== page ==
Home > Flashcards > Print Preview
The flashcards below were created by user
on FreezingBlue Flashcards. What would you like to do?
Give two examples of cellular functions hormonal signalling is essential for
- Cell proliferation
- Glucose homeostasis
- Growth and development
- Stress response
What type of glands are hormones produced from?
Does endocrine signalling occur over long or short distances?
Why are receptors essential for endocrine signalling?
Endocrine signalling requires transport of signalling molecules through the blood over long distances. If the target cell has a receptor for a particular hormone then it will initiate a response. If the cell doesn't have a receptor for the hormone then it cannot respond to that particular hormone.
What are the two types of cell receptors?
Cell surface (embedded within the cell membrane) or intracellular receptors (within the cytoplasm or the nucleus)
How do signalling molecules interact with cell surface receptors?
- Lipophobic molecules bind to receptor
- Receptor transfers signal to the inside of the cell
- Triggers a signal transduction cascade
- There is a physiological response
How do signalling molecules interact with intracellular receptors?
- Chemical messengers are lipophilic
- They bind to cytosolic receptors or nuclear receptors
- Their effect is to affect gene activity (+ or -)
What is phosphorylation?
The transfer of the terminal phosphate of ATP to a hydroxyl group on specific amino acids
What are the three key features of signalling pathways?
- Cascade reactions - there are many intermediate proteins involved. The reaction occurs like a 'relay system' i.e. the signal is passed from one protein to the next, then the next, and so on.
- Single amplification - at each step you get a bigger response. This ensures low levels of hormones will get a big/rapid response.
- Hormones are present at very low concentrations
What are the three main classes of hormones? Give an example of each
- Polypeptide derived eg insulin, glucagon
- Cholesterol derived eg aldosterone, cortisol, oestrogen, testosterone, progesterone
- Aminoacid derived eg thyroid hormones T4 and T3, adrenaline and noradrenaline (catecholamines)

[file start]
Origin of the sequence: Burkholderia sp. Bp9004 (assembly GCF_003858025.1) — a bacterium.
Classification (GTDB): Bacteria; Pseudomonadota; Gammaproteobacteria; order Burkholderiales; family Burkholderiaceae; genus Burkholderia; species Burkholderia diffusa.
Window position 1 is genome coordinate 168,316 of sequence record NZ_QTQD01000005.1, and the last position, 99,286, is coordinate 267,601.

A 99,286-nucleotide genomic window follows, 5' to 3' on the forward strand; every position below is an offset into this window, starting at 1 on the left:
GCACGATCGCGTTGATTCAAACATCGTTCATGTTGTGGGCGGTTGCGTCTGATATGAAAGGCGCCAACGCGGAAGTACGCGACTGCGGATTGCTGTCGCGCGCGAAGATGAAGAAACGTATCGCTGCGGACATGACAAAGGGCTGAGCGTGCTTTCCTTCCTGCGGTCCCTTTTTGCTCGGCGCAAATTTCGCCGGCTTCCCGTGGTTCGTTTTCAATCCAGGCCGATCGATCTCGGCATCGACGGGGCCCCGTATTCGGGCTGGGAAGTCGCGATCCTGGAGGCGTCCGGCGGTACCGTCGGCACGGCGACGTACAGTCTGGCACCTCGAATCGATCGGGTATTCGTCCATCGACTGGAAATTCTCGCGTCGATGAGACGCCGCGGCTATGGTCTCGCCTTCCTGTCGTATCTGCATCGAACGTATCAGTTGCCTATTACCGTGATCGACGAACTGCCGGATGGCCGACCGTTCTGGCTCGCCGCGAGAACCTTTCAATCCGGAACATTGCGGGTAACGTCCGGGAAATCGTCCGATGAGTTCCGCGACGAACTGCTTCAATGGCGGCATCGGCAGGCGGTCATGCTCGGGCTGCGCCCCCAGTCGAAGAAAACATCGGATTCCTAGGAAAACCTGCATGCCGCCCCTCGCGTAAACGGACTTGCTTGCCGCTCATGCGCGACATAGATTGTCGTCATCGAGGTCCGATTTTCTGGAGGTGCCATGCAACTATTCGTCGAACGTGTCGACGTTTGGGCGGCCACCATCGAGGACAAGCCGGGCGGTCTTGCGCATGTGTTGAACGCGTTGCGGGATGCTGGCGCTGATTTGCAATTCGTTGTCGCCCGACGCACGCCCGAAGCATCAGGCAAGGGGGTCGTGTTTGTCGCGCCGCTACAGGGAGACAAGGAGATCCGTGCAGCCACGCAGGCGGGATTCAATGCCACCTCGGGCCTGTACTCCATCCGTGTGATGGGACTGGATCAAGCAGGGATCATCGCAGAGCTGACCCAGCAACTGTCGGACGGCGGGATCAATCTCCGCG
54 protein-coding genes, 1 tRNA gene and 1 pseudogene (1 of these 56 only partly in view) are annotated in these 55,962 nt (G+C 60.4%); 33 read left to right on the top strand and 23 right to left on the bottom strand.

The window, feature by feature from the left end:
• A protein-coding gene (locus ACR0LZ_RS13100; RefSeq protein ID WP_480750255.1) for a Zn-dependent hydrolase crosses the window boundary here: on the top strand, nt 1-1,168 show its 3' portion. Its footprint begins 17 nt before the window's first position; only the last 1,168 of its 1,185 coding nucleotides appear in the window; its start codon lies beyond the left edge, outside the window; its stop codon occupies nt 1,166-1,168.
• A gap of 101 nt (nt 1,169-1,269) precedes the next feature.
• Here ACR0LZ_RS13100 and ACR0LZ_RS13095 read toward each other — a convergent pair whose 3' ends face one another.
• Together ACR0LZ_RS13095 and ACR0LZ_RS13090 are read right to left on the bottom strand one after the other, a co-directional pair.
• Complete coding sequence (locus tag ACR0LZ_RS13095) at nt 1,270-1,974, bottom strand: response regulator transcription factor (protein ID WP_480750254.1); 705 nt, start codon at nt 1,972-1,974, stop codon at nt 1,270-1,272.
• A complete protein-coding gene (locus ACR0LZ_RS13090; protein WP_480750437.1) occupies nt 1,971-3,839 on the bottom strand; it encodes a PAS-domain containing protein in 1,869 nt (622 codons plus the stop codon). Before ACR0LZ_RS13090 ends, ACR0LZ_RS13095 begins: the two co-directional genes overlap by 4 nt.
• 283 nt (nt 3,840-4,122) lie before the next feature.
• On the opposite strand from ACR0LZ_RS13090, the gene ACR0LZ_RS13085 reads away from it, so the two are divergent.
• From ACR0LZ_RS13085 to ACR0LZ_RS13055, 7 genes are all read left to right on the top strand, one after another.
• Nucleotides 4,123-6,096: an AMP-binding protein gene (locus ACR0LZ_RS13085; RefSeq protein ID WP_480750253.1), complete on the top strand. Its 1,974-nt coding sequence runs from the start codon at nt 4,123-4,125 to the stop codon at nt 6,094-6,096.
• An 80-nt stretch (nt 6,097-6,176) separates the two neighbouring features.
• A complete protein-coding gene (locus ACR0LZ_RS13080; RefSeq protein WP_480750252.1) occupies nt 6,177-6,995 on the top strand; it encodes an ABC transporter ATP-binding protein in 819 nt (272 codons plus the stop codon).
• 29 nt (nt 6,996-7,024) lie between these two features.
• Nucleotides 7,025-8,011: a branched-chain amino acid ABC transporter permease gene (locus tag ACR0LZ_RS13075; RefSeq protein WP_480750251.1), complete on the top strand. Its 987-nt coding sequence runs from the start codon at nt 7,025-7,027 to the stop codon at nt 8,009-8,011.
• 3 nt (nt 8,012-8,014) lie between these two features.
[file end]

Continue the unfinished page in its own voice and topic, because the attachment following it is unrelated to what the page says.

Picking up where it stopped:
Which hormones are water soluble/lipid soluble?
- Water soluble: Protein/peptide hormones, catecholamines
- Lipid soluble: Steroid and thyroid hormones
What are the three main signal pathways in extracellular (cell surface) receptors?
- Ion channel linked receptors
- Enzyme linked receptors
- G-protein linked receptors
How do ion channel linked receptors work?
- The signalling molecule interacts with the channel protein
- This creates an electrical signal
- Which elicits a cellular response
- (And can also activate G-protein coupled receptors)
How do enzyme linked receptors work?
- The hormone binds to the receptor
- This activates tyrosine kinase on the cytoplasmic side of the membrane
- Which triggers the phosphorylation of intracellular proteins
How do G-protein linked receptors work?
G proteins have three subunits - α, β, and γ. When there is no hormone associated with the receptor the protein is inactive; in its inactive state the α subunit carries a molecule of GDP. When a hormone binds with the receptor this molecule undergoes a phosphorylation event to for GTP - an active subunit. GTP can open ion channels or activate amplifier enzymes.
Intracellular receptors function as _______ ________ by regulating gene expression?
Which type of hormones use cytosolic / nuclear intracellular receptors?
- Thyroid hormones use nuclear receptors
- Steroid hormones use cytosolic receptors apart from oestrogen which uses a nuclear receptor
Describe the mechanism of a steroid hormone
- Steroid hormones diffuse through the plasma membrane
- Hormone binds to the receptor
- Receptor is complexed with heat shock proteins
- The receptor-hormone complex forms dimers
- Dimer complex functions as a transcription factor
Which hormones are involved in calcium homeostasis?
- Parathyroid hormone
- Vitamin D
What would you like to do?
Home > Flashcards > Print Preview